Put all of those elements together — suburban overexpansion, recession, smaller formats — and it’s not hard to see why urban redevelopment seems to be gaining momentum.
While, to some extent, larger forces have encouraged this change in focus, there is no doubt that retailers and development professionals deserve some credit for their willingness to adapt and evolve. The one-story big-box formula has given way to a wide range of new formats and concepts, almost all of them smaller and ready-made for a more urban context.
This creativity and downsizing has led to multi-level urban Target stores, new Walmart locations in Washington, D.C., and the much-discussed opening of a new Whole Foods in Detroit. In the case of the Detroit Whole Foods, the chain not only went with a smaller store size, but also with a more edited and strategic merchandise assortment specifically designed to meet the needs of a market with a larger daytime population. Since its opening in June 2013, the store has exceeded the company’s expectations and shown the consumer appetite for what some may see as a counterintuitive location choice. It is encouraging to watch retailers challenging their own assumptions about what works and where it can work, and realizing that they can be successful appealing to new demographics.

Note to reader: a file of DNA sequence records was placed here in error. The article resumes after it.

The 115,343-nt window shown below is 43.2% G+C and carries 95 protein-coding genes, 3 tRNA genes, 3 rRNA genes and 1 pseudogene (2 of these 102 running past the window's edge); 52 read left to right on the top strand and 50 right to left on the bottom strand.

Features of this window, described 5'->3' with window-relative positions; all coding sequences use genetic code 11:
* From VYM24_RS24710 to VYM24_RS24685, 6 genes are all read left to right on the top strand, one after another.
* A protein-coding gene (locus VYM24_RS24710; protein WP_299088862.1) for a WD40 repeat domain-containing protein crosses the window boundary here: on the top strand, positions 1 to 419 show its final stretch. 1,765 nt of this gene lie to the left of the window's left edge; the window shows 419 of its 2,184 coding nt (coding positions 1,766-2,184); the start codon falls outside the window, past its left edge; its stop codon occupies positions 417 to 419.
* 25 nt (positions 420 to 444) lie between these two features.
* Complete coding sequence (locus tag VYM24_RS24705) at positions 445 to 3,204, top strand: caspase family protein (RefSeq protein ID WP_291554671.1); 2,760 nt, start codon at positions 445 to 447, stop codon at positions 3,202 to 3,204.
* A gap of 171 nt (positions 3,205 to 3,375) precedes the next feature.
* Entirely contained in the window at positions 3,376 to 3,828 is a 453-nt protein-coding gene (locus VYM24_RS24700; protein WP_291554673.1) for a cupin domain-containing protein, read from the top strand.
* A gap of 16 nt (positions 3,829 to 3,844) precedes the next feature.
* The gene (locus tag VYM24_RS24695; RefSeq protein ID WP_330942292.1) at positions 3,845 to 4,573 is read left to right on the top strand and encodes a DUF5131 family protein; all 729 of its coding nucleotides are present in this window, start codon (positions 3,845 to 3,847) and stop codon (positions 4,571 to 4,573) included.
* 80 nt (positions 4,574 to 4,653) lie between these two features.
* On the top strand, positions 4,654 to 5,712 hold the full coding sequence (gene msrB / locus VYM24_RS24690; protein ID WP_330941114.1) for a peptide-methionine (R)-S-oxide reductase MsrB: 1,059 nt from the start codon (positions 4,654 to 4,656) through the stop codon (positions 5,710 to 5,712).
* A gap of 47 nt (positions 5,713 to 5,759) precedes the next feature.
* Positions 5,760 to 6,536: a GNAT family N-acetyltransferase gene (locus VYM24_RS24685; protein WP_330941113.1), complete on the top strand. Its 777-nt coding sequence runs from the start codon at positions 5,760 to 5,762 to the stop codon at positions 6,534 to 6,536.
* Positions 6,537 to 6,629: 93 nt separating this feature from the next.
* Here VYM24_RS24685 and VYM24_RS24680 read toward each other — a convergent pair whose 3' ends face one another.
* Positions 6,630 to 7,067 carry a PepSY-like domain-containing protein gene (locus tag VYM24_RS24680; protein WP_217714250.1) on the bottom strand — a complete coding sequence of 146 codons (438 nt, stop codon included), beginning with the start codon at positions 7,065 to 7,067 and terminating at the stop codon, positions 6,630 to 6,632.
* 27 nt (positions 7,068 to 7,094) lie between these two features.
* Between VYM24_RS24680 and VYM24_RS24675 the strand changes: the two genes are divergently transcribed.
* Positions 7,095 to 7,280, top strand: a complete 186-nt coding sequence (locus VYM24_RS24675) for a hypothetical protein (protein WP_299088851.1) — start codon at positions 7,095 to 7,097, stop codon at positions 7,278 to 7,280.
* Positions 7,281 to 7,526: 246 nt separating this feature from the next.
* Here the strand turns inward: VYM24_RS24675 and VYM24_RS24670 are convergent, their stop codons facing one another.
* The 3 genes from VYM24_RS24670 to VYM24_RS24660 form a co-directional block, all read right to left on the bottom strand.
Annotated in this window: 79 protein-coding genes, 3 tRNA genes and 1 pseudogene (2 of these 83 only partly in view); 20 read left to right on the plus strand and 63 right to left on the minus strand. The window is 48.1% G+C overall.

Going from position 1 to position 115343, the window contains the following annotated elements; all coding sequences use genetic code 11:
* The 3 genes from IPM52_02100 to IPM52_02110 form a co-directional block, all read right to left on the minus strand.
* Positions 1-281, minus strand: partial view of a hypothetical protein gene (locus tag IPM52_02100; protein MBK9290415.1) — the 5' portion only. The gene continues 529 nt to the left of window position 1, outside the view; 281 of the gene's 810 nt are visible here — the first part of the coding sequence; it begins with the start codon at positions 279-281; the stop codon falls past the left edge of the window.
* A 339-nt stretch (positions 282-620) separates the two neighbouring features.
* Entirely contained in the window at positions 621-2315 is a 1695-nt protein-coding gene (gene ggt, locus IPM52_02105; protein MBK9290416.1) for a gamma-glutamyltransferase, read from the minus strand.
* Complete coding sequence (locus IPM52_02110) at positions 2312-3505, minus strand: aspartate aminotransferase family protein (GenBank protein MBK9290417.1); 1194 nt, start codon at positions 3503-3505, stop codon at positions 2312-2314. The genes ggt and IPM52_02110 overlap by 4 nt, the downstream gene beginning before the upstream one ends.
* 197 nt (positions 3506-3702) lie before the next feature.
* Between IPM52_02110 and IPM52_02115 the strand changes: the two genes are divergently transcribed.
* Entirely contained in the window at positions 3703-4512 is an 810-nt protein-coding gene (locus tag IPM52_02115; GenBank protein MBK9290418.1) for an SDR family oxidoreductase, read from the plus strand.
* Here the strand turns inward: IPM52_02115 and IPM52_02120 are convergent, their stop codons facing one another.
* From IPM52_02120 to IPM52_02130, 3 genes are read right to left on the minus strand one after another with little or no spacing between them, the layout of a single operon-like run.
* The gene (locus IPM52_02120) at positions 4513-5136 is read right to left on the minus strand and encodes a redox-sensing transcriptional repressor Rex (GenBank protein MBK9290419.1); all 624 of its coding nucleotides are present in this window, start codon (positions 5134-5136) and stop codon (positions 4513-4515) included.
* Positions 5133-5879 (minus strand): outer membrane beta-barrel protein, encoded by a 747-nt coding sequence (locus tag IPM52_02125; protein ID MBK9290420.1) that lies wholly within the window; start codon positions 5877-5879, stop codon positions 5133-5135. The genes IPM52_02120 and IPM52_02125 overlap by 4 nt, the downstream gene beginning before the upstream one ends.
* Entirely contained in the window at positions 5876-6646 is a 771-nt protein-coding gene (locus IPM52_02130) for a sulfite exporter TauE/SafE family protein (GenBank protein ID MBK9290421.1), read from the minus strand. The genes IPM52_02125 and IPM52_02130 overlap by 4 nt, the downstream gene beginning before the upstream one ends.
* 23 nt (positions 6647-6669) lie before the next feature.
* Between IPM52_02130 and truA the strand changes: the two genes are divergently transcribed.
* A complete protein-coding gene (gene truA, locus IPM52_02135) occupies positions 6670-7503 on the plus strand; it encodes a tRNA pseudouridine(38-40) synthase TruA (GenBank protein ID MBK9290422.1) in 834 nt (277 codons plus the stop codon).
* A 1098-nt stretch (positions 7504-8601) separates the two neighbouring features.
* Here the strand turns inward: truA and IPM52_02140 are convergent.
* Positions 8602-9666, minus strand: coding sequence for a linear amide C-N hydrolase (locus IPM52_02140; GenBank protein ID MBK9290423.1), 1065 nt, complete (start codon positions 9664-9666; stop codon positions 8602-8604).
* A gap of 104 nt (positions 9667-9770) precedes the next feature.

The result of this redevelopment focus is that we are seeing a true revitalization of underserved markets (even in areas where retail selection has been so poor for so long that many urban residents were essentially forced to shop in the suburbs). Together with the improved mass transit facilities in many cities, this can form the beginning of a redevelopment “cascade”: retail and residential and infrastructure working together in a self-reinforcing cycle. With more demand — and more retail resources to meet that demand — the potential is there for long-term positive impact on the urban core.
My takeaway from all of this is that, on the whole, we are not necessarily over-retailed. It’s more about certain categories and locations and formats that may have been overdeveloped. That said, I don’t believe that chains will add stores in a healthy way without a clear strategic approach. The continuing success and growing popularity of new urban store concepts and redevelopment opportunities makes me think that retailers will need to continue to be more data-driven, thoughtful, and flexible with respect to their expansion plans.
Jeff Green is president of Phoenix-based Jeff Green Partners, specializing in retail real estate feasibility, retail expansion planning and market analysis. His regular Chain Store Age column, Retail Rap, can be found on chainstoreage.com/real-estate.